Let’s just cut right to the chase. Food is big business. We need it to survive and it brings most a lot of pleasure. At the same time, it’s a commodity that some of the world has tremendous access too and others, not so much. Truth be told, whether you live in the highly industrialized United States or some third world Pacific island country, food is as important as the air we breathe. Yet in today’s modern world, food, more specifically proper nutrition, is more complicated than quantum physics. Did the biological need to eat become so complex or are we just kidding ourselves?

A Hearty Big Bite

Big business has essentially sunk its teeth into something it knows will never go away – the dependence on food to survive. Sure, you could hunt and farm off of your own land like our forefathers did but that’s not very likely or practical. Instead, our hunt for food today occurs in palaces (i.e. supermarkets which replaced grocery stores over 20 years ago) and convenient kitchens (i.e. restaurants) where our food is prepared for us. Lest not forget the quick and convenient ready to eat shacks (i.e. convenience stores and fast food chains) that appear to seemingly take over our landscape. Food is available in every shape and form you can imagine and it’s everywhere! Not only that but to ensure that we’re always buying (like you need a reason) we are mesmerized by what we should eat, what we should not eat, why we should eat it, and why you can’t afford not to eat it.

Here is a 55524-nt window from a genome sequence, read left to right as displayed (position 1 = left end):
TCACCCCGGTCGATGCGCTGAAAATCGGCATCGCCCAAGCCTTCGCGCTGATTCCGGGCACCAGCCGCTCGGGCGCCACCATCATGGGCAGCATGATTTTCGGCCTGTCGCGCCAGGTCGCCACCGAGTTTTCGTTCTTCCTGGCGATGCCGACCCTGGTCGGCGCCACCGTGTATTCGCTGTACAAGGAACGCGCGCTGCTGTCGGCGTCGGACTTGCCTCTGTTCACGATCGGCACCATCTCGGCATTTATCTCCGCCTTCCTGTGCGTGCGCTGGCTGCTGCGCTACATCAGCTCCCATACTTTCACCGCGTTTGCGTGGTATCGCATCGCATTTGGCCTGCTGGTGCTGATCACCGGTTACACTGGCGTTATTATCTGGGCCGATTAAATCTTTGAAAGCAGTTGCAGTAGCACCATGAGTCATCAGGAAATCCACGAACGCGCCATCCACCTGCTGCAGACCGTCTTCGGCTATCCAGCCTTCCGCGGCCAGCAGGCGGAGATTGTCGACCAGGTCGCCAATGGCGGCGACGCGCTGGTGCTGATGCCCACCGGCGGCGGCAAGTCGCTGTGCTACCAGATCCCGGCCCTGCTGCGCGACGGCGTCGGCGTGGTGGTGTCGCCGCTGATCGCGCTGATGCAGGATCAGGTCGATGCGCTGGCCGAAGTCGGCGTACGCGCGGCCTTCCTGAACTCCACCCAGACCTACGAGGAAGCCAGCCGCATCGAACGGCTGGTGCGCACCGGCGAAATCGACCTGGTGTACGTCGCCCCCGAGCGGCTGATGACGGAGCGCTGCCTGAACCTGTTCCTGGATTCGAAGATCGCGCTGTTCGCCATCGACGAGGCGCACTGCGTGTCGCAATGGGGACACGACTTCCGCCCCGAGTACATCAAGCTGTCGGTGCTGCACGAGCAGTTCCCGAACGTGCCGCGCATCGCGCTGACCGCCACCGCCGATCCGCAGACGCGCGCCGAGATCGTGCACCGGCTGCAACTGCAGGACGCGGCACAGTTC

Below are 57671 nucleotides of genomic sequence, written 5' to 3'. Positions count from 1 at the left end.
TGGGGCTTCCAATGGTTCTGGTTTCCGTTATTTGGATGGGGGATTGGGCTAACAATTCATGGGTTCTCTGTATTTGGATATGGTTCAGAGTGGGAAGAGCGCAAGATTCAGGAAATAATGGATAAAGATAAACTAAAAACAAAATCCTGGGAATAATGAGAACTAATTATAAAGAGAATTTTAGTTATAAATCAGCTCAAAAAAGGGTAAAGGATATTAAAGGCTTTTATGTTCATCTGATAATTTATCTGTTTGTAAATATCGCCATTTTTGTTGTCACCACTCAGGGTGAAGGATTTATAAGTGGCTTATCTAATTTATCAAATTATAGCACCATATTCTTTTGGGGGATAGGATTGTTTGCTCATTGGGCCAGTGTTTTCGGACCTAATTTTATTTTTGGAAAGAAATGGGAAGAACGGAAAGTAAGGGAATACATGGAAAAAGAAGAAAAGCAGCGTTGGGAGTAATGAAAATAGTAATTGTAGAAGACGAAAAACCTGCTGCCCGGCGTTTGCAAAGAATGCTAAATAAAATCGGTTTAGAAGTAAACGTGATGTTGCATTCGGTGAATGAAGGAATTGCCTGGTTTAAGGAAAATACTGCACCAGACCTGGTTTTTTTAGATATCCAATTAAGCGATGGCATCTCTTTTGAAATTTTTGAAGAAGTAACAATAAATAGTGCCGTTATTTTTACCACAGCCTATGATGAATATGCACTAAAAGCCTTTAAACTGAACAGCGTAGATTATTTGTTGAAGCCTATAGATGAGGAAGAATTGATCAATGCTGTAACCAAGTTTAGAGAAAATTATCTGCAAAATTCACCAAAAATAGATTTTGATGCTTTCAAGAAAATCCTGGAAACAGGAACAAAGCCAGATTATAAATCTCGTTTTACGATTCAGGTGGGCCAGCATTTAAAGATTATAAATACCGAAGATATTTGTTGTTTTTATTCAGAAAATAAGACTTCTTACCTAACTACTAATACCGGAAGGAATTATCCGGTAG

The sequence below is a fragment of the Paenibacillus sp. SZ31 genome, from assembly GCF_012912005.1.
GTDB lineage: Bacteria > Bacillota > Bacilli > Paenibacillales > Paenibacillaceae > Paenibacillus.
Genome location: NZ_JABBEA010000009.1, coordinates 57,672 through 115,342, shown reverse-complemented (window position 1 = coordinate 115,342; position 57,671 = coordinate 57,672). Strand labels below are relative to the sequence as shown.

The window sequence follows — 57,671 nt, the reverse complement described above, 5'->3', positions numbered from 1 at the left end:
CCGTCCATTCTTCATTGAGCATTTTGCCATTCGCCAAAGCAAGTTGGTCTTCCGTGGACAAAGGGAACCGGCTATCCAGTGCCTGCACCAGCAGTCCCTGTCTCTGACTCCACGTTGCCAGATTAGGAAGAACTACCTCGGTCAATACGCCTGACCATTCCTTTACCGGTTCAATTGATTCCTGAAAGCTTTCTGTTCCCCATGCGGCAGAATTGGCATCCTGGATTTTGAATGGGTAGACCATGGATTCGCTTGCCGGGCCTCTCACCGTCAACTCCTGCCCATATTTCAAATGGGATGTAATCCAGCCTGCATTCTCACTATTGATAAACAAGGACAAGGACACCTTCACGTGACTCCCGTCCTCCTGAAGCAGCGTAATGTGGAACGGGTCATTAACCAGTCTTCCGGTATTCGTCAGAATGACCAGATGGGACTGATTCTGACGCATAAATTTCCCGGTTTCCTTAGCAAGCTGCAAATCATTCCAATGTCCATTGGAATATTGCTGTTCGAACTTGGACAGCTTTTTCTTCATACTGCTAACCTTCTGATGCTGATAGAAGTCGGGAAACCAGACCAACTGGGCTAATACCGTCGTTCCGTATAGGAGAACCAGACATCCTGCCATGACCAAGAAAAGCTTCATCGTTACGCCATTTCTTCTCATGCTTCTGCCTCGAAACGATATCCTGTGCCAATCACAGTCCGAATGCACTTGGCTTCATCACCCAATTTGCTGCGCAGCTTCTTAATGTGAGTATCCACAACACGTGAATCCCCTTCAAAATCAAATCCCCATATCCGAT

Healthy vs. Unhealthy

If you were to ask 10 people about what is a healthy diet vs. an unhealthy diet you would get somewhat similar but very different answers. In theory you would hope and expect the same answer but you’ll never get it. Why? Because they really have no idea and it’s all a matter of individual perspective. The concept that a food is healthy or unhealthy is a food industry based term to drive sales towards or away from their product or those of their competitors. Foods should be more accurately defined as nutritious (having real value towards quality and energy) and less nutritious (poor nourishment value despite delivering energy nonetheless). Health is not acquired from eating food. Our health can be greatly influenced from eating more nutritious food but it’s only one of several facets that lead towards optimum health. Despite the advertising and marketing of food products, there is not one particular food that can be labeled as healthy, or as a “super food”. It is all in the context of when and where a food item is consumed; not a specific labeling. For example, one of the most popular “health” foods right now is kale. Kale is highly nutritious but could dangerously be “unhealthy” if eaten in large quantities. Conversely, there are civilizations who eat every part of an animal and that is very nutritious for them. We have been programmed by the large food companies (with a little backing from the government) of what constitutes a ”healthy” and “unhealthy “diet all along filling the coffers of those who report and substantiate their beliefs as being the golden rule. The end result is a consumer base more confused and distraught about what “healthy” vs. “unhealthy” is and left in a state of growing illness and waistlines.